The Lutheran missionaries of the Gosner Evangelical Lutheran Church- came to Chotanagpur in 1845 and established a Church and schools in Ranchi. They were followed by the Anglicans. Father Auguste Stockman was the pioneer of the Catholic mission and came to Chaibasa in 1873 and worked among the Ho people.

Meanwhile, the military cantonment in Doranda had Fatherr Ferdinand de Coq as chaplain from 1877 and he explored the possibilities of the Ranchi environs. Eventually in 1886 the Jesuits came to Ranchi to set up schools .They soon saw the need for the education of girls as well as boys and in 1890 Mother Gonzaga Joynt accepted the Bishop’s s invitation to open a convent in Ranchi for the education of the tribal girls, setting up a boarding school that matched the life-style of the simple Adivasi families that the children came from.

The founding members were Mother Gonzaga Mc McCarthy with Sisters Patricia Quinn, Aloysia O’Brien and Teresa Rodriguez.

The boarding school provided religious education – preparation for the Sacraments of Baptism, Confirmation and Matrimony along with literacy, hygiene and basic skills for good home making. The boarders went home for the planting and harvest seasons. Some came only for the marriage classes while others continued in the school for several years. The style of living was very simple Adivasi practice – no beds, tables or chairs but sleeping mats, metal plates and glasses. There might be as many as 400 girls or as few as 75, depending on the season and particular needs.

When Puran Prasad Kispotta’s daughters reached marriageable age they refused to marry the better educated grooms their father found them. They wished to be like the Loreto Sisters in prayer and service. After prayer and consultation with the General Superior, a pious association of St Anne was formed and the girls continued their studies and religious education under the guidance of the Loreto sisters and the Congregation of the Daughters of St Anne began in 1897 with Puran Prasad’s two daughters, his niece and her friend - Sisters Bernadette, Veronica,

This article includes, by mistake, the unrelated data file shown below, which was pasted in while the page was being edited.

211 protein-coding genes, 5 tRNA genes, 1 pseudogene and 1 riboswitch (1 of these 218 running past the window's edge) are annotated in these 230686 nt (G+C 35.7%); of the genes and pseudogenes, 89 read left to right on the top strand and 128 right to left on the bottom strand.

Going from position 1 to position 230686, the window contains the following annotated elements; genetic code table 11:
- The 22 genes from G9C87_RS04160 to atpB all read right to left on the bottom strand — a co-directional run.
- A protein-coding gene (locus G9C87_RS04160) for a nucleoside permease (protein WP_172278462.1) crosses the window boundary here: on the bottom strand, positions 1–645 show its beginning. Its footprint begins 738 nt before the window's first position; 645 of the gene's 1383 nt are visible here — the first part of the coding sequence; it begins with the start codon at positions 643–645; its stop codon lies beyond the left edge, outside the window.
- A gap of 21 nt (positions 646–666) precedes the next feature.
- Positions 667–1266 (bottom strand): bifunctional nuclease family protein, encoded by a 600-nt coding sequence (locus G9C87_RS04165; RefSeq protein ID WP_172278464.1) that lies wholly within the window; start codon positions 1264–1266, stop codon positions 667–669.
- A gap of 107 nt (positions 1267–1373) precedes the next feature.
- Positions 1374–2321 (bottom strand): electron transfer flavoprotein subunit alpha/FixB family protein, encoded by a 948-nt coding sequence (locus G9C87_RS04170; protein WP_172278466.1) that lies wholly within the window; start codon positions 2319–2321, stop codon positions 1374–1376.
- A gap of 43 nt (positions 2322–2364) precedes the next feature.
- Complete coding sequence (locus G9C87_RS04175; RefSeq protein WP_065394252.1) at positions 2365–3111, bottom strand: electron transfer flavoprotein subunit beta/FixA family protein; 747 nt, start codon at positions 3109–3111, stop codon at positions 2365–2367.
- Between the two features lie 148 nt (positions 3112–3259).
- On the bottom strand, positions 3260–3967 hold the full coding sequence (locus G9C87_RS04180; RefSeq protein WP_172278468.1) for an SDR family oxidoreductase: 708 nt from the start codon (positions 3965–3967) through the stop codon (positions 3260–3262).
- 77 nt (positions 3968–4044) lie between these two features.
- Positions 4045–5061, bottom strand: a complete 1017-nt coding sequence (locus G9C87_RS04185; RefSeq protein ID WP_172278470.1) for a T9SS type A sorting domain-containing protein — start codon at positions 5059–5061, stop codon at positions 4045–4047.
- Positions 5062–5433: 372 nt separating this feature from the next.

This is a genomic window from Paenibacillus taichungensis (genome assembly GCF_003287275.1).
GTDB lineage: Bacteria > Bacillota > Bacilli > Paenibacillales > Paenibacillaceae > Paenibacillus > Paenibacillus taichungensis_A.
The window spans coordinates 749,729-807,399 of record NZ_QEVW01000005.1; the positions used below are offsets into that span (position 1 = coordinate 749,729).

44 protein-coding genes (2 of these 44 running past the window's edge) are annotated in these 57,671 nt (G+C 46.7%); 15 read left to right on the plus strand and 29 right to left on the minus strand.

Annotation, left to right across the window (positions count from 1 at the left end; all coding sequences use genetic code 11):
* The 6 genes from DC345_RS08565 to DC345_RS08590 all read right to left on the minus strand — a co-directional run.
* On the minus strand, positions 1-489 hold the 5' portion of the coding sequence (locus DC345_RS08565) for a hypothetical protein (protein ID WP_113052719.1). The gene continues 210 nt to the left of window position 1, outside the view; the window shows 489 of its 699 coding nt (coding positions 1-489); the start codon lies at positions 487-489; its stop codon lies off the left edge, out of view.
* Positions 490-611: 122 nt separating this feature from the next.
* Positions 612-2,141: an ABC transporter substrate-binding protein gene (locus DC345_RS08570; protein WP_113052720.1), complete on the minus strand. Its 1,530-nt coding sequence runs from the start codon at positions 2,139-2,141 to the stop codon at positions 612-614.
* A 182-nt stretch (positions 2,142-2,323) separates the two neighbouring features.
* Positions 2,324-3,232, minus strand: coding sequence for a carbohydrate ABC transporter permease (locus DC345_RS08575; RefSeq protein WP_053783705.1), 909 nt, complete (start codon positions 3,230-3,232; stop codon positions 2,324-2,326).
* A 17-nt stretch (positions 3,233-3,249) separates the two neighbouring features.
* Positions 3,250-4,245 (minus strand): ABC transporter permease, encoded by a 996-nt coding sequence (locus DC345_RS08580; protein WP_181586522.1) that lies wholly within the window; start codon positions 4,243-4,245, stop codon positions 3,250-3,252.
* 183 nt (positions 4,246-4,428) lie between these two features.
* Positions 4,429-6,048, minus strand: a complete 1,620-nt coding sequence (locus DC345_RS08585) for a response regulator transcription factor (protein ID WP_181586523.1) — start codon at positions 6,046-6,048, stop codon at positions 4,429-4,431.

Cecilia and Mary. Sister Bernadette is now Venerable Bernadette, the first step towards canonization. As this order of Indian women religious grew, some of its members were gradually relocated to other Loreto mission outreach sites, including Morapai.

The Ursuline Sisters took over from Loreto in Ranchi in February, 1903 and continued the formation of this new congregation of tribal nuns.

St. Teresa of Kolkata was a Loreto Sister for 20 years and received all her formation in Loreto. In 1946 she wrote to Mother Gertrude Kennedy, the then Superior General about the “call within the call;” Mother Gertrude and the Loreto Sisters supported her in her search for God’s call as she left the gates of Loreto Convent Entally in 1948 to undergo basic medical training in the Medical Missionary Sisters’ Hospital in Patna. From then began the Saints’ journey in serving the “poorest of the poor.”

Venerable Mary Ward, the Founder of the congregation of the Institute of the Blessed Virgin Mary and Loreto, believed that “The ways of virtue endure no standing still; she who does not go forward goes back.” And thus God’s work continues to unfold and history is created in and through the Loreto Sisters in South Asia and the world.